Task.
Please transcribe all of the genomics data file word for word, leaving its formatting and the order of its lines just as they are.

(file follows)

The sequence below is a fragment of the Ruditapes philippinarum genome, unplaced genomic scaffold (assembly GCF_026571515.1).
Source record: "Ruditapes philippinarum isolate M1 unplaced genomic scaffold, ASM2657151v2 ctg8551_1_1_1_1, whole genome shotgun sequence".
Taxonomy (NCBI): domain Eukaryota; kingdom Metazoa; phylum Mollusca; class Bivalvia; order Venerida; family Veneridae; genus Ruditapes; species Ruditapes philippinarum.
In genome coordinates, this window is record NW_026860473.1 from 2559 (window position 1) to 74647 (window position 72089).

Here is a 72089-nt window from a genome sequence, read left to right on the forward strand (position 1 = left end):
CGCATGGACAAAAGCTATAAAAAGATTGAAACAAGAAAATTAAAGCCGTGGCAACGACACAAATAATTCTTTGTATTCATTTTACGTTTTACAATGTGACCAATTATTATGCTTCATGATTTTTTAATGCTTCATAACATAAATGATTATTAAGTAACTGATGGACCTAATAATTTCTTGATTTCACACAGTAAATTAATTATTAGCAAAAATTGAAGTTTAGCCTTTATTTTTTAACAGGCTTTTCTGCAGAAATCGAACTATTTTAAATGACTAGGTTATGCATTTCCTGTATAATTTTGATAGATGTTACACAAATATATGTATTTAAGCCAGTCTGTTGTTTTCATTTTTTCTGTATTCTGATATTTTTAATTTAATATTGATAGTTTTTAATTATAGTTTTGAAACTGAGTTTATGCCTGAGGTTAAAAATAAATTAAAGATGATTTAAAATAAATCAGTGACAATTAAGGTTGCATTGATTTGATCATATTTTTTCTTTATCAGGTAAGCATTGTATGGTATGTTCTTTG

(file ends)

The sequence below is a fragment of the Ruditapes philippinarum genome, unplaced genomic scaffold (assembly GCF_026571515.1).
Source record: "Ruditapes philippinarum isolate M1 unplaced genomic scaffold, ASM2657151v2 ctg8551_1_1_1_1, whole genome shotgun sequence".
Taxonomy (NCBI): domain Eukaryota; kingdom Metazoa; phylum Mollusca; class Bivalvia; order Venerida; family Veneridae; genus Ruditapes; species Ruditapes philippinarum.
In genome coordinates, this window is record NW_026860473.1 from 2559 (window position 1) to 74647 (window position 72089).

Here is a 72089-nt window from a genome sequence, read left to right on the forward strand (position 1 = left end):
CGCATGGACAAAAGCTATAAAAAGATTGAAACAAGAAAATTAAAGCCGTGGCAACGACACAAATAATTCTTTGTATTCATTTTACGTTTTACAATGTGACCAATTATTATGCTTCATGATTTTTTAATGCTTCATAACATAAATGATTATTAAGTAACTGATGGACCTAATAATTTCTTGATTTCACACAGTAAATTAATTATTAGCAAAAATTGAAGTTTAGCCTTTATTTTTTAACAGGCTTTTCTGCAGAAATCGAACTATTTTAAATGACTAGGTTATGCATTTCCTGTATAATTTTGATAGATGTTACACAAATATATGTATTTAAGCCAGTCTGTTGTTTTCATTTTTTCTGTATTCTGATATTTTTAATTTAATATTGATAGTTTTTAATTATAGTTTTGAAACTGAGTTTATGCCTGAGGTTAAAAATAAATTAAAGATGATTTAAAATAAATCAGTGACAATTAAGGTTGCATTGATTTGATCATATTTTTTCTTTATCAGGTAAGCATTGTATGGTATGTTCTTTG